Medtech grant brings West Australian invention using silkworms one step closer to market
Yesterday, MTPConnect and Minister for Health, The Hon Greg Hunt MP announced $18.8 million in funding for 21 early-stage medical technology projects across Australia. One of those recipients is Western Australian based Ear Science Institute Australia, which received a $993,500 grant to advance the commercialisation of ClearDrum®, a device that incorporates silk in an ear implant.
ClearDrum® has been developed right here in WA and has been driven by Ear Science Institute AustraliaFounding Director Professor Marcus Atlas. It is a world-first, acoustically optimised silk fibroin implant for the treatment of chronic middle ear disease (CMED). It is the first implant that actually mimics a human eardrum and whilst it looks like a contact lens, it’s instead a device on which the patient’s cells can grow.
Professor Marcus Atlas says, “What our team found is that the tympanic membrane cells, called keratinocytes, actively proliferate and migrate across this scaffold, promoting the healing process. This is a major step for Ear Science Institute Australia as we move to translate our research science to the world.”
The device is developed in two different formulations, which will allow ClearDrum® to dissolve over time addressing small perforations or acting as a long-lasting implant for larger perforations, with no need for further operations. Plus, the transparent material enables ongoing monitoring of healing and resolution of the middle ear.
The World Health Organization estimates that 65-330 million individuals have CMED, and 60% of them have a significant hearing impairment. ClearDrum® will provide a novel and effective treatment for sufferers of CMED, which is a major cause of global disability in ear surgery practice and is particularly prevalent in Australian indigenous populations.
Ear Science Institute Australia Chief Executive Officer Sandra Bellekom adds, “Our plan is for ClearDrum® to be available to the patients in a clinical trial next year, without funding such as this from MTPConnect, that opportunity for the end-user to benefit from our breakthrough research would be a lot further away.”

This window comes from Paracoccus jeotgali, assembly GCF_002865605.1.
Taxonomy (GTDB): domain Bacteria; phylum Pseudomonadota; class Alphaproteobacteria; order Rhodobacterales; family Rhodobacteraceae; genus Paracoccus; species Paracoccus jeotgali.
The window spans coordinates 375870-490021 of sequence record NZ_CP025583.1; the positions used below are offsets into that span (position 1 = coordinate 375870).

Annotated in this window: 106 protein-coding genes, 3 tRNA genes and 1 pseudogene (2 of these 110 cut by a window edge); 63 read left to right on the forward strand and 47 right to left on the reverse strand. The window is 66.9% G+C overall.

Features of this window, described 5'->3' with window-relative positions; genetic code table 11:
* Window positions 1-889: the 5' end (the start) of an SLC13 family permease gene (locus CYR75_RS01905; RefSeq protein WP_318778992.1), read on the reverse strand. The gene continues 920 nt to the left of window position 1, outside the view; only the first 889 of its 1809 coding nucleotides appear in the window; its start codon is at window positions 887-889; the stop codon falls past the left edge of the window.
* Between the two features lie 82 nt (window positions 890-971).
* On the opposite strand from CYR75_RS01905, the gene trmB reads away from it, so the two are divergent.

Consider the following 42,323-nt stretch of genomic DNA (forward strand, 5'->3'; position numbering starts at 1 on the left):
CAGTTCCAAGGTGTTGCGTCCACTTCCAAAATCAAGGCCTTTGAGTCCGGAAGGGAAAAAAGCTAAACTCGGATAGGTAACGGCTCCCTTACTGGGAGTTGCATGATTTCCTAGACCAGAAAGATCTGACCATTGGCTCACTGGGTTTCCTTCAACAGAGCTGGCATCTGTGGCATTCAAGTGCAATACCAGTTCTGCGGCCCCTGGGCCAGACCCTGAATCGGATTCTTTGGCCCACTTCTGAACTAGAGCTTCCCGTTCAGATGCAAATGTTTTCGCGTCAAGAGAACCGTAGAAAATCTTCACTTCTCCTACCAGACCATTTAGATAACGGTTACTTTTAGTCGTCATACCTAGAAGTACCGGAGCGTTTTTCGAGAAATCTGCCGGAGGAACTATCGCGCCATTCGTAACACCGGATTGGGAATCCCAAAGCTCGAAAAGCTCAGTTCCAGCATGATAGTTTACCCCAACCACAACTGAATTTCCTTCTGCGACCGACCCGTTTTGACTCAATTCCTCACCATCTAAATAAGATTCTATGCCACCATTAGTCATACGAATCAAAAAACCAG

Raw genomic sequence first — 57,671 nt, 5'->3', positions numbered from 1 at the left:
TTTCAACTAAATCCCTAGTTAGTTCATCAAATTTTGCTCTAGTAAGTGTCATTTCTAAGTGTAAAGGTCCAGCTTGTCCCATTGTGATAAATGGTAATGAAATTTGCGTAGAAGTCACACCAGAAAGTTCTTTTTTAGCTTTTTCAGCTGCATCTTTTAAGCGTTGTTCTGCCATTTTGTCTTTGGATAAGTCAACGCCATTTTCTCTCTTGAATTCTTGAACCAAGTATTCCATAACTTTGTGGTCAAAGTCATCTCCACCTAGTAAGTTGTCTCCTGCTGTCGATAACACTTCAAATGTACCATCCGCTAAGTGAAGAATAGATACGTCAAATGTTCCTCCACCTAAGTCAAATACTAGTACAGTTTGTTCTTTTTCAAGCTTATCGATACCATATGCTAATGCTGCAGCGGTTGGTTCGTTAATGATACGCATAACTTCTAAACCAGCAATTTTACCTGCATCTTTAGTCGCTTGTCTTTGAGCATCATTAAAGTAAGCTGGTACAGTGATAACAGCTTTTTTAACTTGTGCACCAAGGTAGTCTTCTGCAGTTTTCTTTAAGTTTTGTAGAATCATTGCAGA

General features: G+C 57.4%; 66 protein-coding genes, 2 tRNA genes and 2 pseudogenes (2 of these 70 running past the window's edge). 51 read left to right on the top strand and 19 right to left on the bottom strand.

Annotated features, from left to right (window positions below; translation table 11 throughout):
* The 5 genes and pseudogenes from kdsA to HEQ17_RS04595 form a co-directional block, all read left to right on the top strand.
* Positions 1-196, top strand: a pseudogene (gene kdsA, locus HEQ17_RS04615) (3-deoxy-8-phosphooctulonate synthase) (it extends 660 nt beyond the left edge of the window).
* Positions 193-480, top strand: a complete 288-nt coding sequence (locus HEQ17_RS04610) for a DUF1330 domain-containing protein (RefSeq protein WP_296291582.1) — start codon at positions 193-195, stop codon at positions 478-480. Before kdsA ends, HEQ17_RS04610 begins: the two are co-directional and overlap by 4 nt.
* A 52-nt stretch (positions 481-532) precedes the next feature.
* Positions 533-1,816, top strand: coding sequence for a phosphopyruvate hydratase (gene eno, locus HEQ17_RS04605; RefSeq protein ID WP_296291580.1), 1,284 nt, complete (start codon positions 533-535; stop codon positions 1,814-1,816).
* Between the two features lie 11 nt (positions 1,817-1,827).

Professor Marcus Atlas worked with lead scientist Dr Filippo Valente on the successful grant. Dr Valente says, “Current treatments leave a significant percentage of individuals with ongoing problems, often requiring multiple surgeries and incurring high costs for the healthcare system. The Cleardrum® device aims to provide an off-the-shelf, near-permanent implant, to resolve these difficulties in a single, straightforward surgical procedure.”
The current stage of development of the project includes a working prototype, a strong international IP position, a contracted manufacturer organisation and collaborations with a series of Australian companies and organisations to address various phases of pre-clinical and clinical development. This new BMTH funding will assist with the commercialisation phase.
MTPConnect Managing Director and CEO, Dr Dan Grant, said round three of the BioMedTech Horizons program focused predominantly on research funding for digital health innovations and medical devices. He adds, “Building home-grown translational and commercialisation capacity means boosting our knowledge economy and creating new products, jobs and potential exports. This is particularly important now considering the hit that our sector has taken dealing with the impact of COVID-19 pandemic and lockdown.”